Few artists can genuinely lay claim to the titles of 'legendary' and 'pioneering', but Gary Numan's influence on electronic music is (Kraftwerk excepted) pretty much unparalleled.
His signature style can be heard in everything from bands such as Nine Inch Nails, Marilyn Manson, Foo Fighters, Smashing Pumpkins and Basement Jaxx.
It's also no coincidence that all of these artists have chosen to cover or sample his songs.
Now into his third decade as a recording artist, a career that has spawned records including classic number one singles Are Friends Electric? and Cars, Norwich audiences get another chance to catch him that this concert rescheduled from September.
Though he is best known for his synth-pop pioneering days — he got there before The Human League et al and gave it a punk spirit — his renaissance in recent years has been on the back of a more industrial rock sound. He has even been seen wielding a guitar rather than a synth.
Creatively he hasn't rested on his laurels: his most recent album Dead Son Rising garnered critical acclaim. His next, Splinter, is out next year. Support comes from The Officers.
t Further listening: www.numan.co.uk
SOUNDS IN THE CITY
The Damned + The Dickies (punk) — UEA
Demented Are Go (psychobilly) — Arts Centre
Dumbfoundus + T Bone & Horn + Lee Vann (acoustic/pop) — Epic
Floating Greyhounds + Super Action Heroes (rock/indie) — Brickmakers
Music House: feat. Rich Pickins + Starfields + Danny Whitehouse (acoustic) — Wensum Lodge
Classic Rock Society: feat. Landmarq + Witchers (prog rock) — B2
Killer Hurts (metal) — King Edward VII
Grimace + Immortal Empire + Fallen Humanity (hardcore) — Bedfords
Johnny Jump Band (country/blues) — Walnut Tree Shades
Sun Of Cash (country/tribute) — Brewery Tap
Drop The Clutch (rock) — The Otter
Rosie Lee (60s-80s) — Blueberry
Lucas (soul) — Old Catton Maids Head
The Killer Tomatoes (rock/pop) — The Leopard
The Idiot Bastard Band (folk/pop) — UEA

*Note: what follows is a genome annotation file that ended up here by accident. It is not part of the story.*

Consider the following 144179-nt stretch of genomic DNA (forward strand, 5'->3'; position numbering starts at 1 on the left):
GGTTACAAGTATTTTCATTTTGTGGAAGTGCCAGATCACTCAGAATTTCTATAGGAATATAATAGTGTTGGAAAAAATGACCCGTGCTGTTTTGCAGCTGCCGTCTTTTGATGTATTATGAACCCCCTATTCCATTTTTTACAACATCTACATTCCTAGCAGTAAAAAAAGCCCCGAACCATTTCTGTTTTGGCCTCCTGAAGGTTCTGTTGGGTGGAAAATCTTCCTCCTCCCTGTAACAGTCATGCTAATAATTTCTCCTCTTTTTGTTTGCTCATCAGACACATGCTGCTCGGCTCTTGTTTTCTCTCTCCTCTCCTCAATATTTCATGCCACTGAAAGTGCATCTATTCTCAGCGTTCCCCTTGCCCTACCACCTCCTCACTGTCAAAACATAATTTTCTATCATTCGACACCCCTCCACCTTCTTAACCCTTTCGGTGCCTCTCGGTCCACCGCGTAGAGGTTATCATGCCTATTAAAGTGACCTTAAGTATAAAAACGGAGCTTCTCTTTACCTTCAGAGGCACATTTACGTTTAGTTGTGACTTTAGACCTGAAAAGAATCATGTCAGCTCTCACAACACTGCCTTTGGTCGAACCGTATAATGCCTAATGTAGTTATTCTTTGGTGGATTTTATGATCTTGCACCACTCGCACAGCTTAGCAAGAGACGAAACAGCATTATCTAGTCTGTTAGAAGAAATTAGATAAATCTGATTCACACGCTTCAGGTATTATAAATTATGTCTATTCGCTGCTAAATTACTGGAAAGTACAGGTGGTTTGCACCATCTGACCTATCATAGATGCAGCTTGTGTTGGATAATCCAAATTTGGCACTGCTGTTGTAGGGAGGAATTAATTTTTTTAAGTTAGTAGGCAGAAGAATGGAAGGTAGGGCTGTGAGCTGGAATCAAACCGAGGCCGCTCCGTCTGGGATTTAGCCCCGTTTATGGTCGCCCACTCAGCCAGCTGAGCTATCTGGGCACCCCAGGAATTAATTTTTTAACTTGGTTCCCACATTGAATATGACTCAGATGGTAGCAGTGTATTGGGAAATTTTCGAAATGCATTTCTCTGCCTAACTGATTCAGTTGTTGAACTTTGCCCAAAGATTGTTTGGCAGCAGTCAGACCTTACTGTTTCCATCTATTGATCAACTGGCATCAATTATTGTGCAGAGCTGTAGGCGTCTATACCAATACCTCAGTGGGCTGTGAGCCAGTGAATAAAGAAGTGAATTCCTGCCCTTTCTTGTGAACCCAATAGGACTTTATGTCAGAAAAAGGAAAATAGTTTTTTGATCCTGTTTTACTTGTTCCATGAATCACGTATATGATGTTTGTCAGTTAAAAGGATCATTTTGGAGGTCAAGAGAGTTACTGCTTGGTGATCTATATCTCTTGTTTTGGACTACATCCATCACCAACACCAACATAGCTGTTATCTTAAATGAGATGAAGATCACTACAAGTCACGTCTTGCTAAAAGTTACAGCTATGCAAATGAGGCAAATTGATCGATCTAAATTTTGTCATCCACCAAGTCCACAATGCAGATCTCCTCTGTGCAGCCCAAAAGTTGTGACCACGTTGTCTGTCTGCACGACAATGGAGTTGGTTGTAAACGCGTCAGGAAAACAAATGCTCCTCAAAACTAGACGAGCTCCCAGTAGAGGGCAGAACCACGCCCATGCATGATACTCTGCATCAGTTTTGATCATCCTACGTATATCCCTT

Scroobius Pip (hip hop/spoken word) — Open
To The Last (rock) — Brickmakers
The Burning Crows (rock) — King Edward VII
Dog Days of Summer (bluegrass/country) — The Reedcutter
Roughneck Riot (rock) — Blueberry
The Misfit Collective (roots/bluegrass) — The Stanley
Replica (rock) — Walnut Tree Shades
Hot Cold Ground (blues) — King's Arms
Storm (rock) — Boundary
3 Up 2 Down (rock/pop) — Angel Gardens
Talisman (rock) — Union Street Coach & Horses
Barry Lee (rock/pop) — Old Catton Maids Head
Stone Pony (rock) — The Leopard
Stepback (rock'n'roll) —Akwirights
Gary Only — Bread & Cheese
Tony Cann — Heath House
Crissy — The Farmhouse
Alan Ley — Quebec Tavern
Pete — The Gatehouse
Beth Orton (folk/pop) — Arts Centre
Magnum + Trillium (rock) — Waterfront
The Stylistics (soul/pop) — St Andrews Hall
Twisted Routes (folk/roots/3pm) — Brewery Tap
Lee Vasey Big Band (12pm) — Brickmakers
Thin Lizzy (rock) — UEA
Sam & The Womp + Crystal Beats (ska/dubstep) — Waterfront Studio
Alto 45 (electro-pop) — Stew Gallery
Brickie Sessions (open mic) — Brickmakers
Jazz Jam: feat. Rich Buddie (open mic) — Walnut Tree Shades
Jazz Jam (open mic) — Silver Road Cottage
The View (indie) — Waterfront
Laurie Levine (singer-songwriter) — Bicycle Shop
Mulberry Hawk (acoustic/rock) — Brickmakers
Traditional Live Folk — Beehive
Gary Numan (electro/pop) — UEA
Peace (indie) — Arts Centre
Metal Lust: feat. Anaal nathrakh (metal) — Waterfront
Dirty Tricks (acoustic) — The Langtry
Pure Acoustic (open mic) — Brickmakers
Open Mic — Garden House
Dreadzone (rock/reggae) — Waterfront
Steve Harley (acoustic) — Arts Centre
Epic Acoutsic: feat. Dumbfoundus + Cube Roots + Barry Holmes (acoustic) — Epic
Freeload (rock/indie) — Brickmakers
Redeem The Dead + Synaptik + Swarmed + Kurve (metal) — B2
Honeydripper (rock/blues) — Walnut Tree Shades
Johnny Jump Band (blues/country) — Rose Tavern
Dog Days of Summer (bluegrass/country) — Rumsey Wells
Open Mic — Union Street Coach & Horses